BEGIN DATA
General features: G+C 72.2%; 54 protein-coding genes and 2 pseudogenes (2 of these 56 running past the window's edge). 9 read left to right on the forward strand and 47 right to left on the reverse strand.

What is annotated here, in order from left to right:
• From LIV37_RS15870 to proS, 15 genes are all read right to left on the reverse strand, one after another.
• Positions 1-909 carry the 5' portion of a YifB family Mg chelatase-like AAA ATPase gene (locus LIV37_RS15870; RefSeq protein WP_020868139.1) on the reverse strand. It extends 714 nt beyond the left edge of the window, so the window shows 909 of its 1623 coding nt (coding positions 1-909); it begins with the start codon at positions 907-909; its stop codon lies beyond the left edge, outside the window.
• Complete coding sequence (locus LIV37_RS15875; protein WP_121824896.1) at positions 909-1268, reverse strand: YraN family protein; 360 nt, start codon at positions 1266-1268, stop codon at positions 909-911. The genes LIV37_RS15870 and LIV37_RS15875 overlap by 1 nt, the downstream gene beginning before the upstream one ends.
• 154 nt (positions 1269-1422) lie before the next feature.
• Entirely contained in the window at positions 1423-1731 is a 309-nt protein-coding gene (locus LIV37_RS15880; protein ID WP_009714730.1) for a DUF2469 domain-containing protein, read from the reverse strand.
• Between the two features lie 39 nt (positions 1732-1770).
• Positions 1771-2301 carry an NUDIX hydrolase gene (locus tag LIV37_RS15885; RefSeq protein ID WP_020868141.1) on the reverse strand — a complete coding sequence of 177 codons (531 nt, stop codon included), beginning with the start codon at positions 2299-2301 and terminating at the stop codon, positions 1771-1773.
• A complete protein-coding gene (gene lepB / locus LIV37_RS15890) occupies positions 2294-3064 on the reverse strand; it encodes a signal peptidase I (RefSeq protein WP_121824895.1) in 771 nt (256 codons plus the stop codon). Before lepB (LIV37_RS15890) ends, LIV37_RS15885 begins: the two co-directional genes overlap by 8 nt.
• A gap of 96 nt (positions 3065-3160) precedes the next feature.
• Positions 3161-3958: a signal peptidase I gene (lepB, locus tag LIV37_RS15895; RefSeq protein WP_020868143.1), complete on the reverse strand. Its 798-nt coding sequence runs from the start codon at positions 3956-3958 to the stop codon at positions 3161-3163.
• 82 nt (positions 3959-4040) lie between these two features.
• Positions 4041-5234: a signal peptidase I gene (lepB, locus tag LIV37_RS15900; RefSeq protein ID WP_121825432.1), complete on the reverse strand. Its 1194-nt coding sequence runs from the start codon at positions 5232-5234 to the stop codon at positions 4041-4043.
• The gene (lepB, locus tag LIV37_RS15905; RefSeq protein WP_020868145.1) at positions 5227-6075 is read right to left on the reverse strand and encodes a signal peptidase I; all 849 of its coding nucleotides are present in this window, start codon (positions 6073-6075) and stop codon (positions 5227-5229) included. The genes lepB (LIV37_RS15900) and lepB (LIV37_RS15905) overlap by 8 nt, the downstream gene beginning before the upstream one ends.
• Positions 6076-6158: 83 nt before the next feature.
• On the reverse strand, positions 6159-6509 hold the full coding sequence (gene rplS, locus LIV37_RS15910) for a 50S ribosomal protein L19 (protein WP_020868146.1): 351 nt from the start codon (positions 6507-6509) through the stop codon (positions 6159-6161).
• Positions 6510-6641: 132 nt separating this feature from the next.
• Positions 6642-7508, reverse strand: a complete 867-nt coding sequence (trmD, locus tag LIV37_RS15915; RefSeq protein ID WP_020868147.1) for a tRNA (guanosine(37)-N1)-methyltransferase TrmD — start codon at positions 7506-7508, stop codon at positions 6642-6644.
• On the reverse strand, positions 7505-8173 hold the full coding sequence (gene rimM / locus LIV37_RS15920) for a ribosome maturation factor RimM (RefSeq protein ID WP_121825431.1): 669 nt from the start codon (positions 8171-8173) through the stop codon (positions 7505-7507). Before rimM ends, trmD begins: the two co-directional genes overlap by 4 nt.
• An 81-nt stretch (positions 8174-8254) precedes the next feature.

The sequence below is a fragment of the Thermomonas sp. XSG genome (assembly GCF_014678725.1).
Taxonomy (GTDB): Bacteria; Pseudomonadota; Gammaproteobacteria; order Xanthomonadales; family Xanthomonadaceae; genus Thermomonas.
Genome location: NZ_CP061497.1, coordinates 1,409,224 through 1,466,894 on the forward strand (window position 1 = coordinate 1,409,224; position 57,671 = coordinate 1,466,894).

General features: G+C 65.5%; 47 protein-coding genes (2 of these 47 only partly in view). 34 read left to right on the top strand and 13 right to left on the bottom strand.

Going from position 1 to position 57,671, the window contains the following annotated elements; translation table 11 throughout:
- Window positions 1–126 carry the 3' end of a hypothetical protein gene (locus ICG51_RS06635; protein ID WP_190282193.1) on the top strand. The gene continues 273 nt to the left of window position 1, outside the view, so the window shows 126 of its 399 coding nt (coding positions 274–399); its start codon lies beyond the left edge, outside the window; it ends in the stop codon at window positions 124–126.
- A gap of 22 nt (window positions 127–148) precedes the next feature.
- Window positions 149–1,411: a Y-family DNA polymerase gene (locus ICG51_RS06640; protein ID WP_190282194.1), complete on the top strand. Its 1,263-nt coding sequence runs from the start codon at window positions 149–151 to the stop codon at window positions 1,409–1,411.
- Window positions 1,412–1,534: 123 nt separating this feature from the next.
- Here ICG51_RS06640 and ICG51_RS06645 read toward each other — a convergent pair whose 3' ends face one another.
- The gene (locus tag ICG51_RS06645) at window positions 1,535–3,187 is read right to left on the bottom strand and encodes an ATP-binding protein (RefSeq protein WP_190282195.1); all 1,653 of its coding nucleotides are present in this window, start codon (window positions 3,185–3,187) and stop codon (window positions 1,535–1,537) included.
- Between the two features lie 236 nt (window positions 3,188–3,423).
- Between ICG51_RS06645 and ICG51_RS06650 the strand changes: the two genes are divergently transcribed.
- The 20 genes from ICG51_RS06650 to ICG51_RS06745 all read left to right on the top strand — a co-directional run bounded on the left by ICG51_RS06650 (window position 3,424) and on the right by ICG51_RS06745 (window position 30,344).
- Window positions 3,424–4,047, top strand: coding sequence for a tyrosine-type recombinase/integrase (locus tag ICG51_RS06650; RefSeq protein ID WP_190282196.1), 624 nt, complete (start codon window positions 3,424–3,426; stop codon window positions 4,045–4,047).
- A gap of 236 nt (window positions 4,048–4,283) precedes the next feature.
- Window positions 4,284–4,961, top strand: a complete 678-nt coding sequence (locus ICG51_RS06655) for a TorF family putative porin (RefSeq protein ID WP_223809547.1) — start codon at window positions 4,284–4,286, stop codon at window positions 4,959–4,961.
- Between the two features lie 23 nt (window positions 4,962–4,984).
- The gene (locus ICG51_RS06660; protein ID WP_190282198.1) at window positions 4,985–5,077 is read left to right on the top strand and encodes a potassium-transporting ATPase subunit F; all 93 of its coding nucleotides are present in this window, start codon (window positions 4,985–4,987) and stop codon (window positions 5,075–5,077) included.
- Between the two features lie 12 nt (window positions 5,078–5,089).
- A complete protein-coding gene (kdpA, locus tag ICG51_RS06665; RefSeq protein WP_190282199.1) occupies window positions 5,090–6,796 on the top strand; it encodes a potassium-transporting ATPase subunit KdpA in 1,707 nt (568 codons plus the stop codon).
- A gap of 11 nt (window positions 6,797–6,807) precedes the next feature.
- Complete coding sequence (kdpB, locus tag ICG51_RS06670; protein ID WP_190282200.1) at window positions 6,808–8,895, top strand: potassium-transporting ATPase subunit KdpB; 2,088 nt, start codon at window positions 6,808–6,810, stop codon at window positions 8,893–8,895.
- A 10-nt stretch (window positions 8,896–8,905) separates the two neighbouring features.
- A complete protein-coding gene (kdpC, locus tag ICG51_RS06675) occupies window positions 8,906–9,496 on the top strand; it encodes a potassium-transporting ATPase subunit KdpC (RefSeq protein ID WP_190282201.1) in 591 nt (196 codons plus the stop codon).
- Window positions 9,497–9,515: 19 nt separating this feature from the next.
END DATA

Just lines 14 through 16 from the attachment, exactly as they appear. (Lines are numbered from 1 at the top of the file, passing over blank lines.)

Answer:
• Positions 4041-5234: a signal peptidase I gene (lepB, locus tag LIV37_RS15900; RefSeq protein ID WP_121825432.1), complete on the reverse strand. Its 1194-nt coding sequence runs from the start codon at positions 5232-5234 to the stop codon at positions 4041-4043.
• The gene (lepB, locus tag LIV37_RS15905; RefSeq protein WP_020868145.1) at positions 5227-6075 is read right to left on the reverse strand and encodes a signal peptidase I; all 849 of its coding nucleotides are present in this window, start codon (positions 6073-6075) and stop codon (positions 5227-5229) included. The genes lepB (LIV37_RS15900) and lepB (LIV37_RS15905) overlap by 8 nt, the downstream gene beginning before the upstream one ends.
• Positions 6076-6158: 83 nt before the next feature.